Witnesses and witness statements
Find out about different types of witnesses and what’s involved if you are asked to be a witness in a VCAT case.
A witness is a person, including you, who gives evidence at a hearing, either in person or in writing. They must have first-hand knowledge of the facts they’re giving evidence about.
An expert witness is a person with specialised knowledge. They give evidence relevant to the case based on their expertise. The primary duty of an expert witness is owed to VCAT, not to the person who paid for their services.
The best way to give evidence is in person at the hearing.
Prepare questions in advance
You have the right to question witnesses, so prepare a list of questions. You can question a witness called by the other party (cross-examine). You can also question a witness you called to clarify the evidence they gave under cross-examination.
An expert witness is a person with specialised knowledge based on their training, study or experience.
We may rely on the evidence from expert witnesses to make a finding about a specialised or technical matter relevant to the case.
The expert’s opinion should be sound, complete, fair, unbiased and within the area of their expertise. The expert must read, and state they have read, VCAT’s Practice Note on expert evidence.
The expert witness has a duty to VCAT to provide fair evidence, rather than to act as an advocate for the party who asked them to appear.
At the hearing, both parties and the member may ask the expert questions.
An expert witness may provide a report. We expect the expert to attend the hearing to discuss their report.
Any party can bring an expert witness to present evidence at a hearing.
When a witness can’t attend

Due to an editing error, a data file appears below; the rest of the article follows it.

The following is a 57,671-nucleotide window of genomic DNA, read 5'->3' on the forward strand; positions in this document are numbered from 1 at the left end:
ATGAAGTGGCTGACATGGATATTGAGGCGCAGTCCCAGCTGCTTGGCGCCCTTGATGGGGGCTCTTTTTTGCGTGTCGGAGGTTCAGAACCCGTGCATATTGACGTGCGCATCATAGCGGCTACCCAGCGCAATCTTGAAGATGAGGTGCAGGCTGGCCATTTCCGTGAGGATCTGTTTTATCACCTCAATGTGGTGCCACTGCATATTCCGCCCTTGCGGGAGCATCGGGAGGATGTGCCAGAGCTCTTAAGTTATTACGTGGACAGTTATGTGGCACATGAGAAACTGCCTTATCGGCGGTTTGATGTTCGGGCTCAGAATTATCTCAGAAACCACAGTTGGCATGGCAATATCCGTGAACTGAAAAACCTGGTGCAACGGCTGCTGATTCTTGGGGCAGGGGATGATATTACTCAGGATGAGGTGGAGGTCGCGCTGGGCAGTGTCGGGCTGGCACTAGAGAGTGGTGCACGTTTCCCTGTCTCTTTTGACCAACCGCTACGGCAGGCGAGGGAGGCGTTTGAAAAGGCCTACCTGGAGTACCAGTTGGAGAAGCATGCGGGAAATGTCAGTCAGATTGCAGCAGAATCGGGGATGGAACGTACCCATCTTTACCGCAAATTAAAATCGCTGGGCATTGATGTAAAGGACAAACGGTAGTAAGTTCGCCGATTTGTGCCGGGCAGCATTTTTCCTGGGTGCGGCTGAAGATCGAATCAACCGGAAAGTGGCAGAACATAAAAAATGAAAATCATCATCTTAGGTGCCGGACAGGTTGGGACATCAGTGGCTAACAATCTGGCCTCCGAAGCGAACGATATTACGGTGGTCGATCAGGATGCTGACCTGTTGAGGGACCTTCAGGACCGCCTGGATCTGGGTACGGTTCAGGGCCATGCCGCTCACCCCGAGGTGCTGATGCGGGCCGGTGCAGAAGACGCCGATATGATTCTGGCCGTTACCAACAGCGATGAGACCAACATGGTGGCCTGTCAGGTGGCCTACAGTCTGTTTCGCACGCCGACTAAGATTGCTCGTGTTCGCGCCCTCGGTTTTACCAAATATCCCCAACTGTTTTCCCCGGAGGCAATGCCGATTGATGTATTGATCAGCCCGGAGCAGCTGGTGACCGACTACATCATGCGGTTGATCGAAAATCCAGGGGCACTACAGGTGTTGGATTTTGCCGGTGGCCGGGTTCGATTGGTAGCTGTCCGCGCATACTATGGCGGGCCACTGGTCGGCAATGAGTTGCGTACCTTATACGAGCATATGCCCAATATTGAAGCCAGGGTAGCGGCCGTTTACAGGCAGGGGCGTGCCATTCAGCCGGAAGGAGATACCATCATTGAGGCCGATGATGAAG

Each party must have a reasonable opportunity to cross-examine another party’s witness. We generally don’t accept key witness evidence without the attendance of the witness, unless all parties agree.
If a witness can’t attend the hearing in person, they can:
- attend the hearing by telephone or video conference
- in some cases, give written evidence in an affidavit or statutory declaration.
Written evidence from a witness must be completed truthfully, accurately and clearly, and sworn or affirmed as true and correct.
A written statement from a witness on its own may not be as useful or have the same weight as the witness appearing in person. This is because the other parties can’t question the witness who created the document.
You may be able to summons a person to appear as a witness if that person will not attend willingly.
A witness statement is a document that sets out the evidence a witness, including you, will give at a hearing. At the hearing, each witness is asked to ‘swear’ or to ‘affirm’ that their statement is true and correct.
In most cases, you only have to prepare a witness's statement when we order you to do it. Often this order is given at a directions hearing.
How to prepare a witness statement
When a witness prepares a statement, they must:
- state their name, address and occupation at the beginning
- set out all the evidence they intend to give at the hearing in numbered paragraphs, in date order
- sign and date the document.
Give your witness statement to VCAT and the other parties
Before the hearing, you must send a copy of your witness statement to VCAT and the other party. If we’ve ordered you to provide the statement, the order will say when you have to send it to us and the other party.
If you refer to documents in the witness statement, you must attach those documents to the end of the statement – we call this an ‘exhibit’.
Summons a witness or evidence
A summons is a legal document that says someone must produce evidence or appear at VCAT on a certain date. Only summons a witness if that person is likely to give evidence or produce documents that are relevant to the case.
If you summons a person who can’t give relevant evidence or you do it for an improper purpose, we may set aside the summons and you may have to pay costs.
Before you ask us for a summons, ask the person to provide the evidence or relevant documents. If the person refuses, you can ask us to issue a summons.
The person summonsed must attend the hearing (usually by phone or video conference).
Evidence helps you prove your side of the story and helps the VCAT member to decide how the matter should be resolved.
Summons a witness
You can ask VCAT to make someone produce documents, or appear at VCAT on a certain date to give verbal evidence.
How to communicate with VCAT and other parties
Understand when and how to communicate with VCAT and any other parties involved in your case.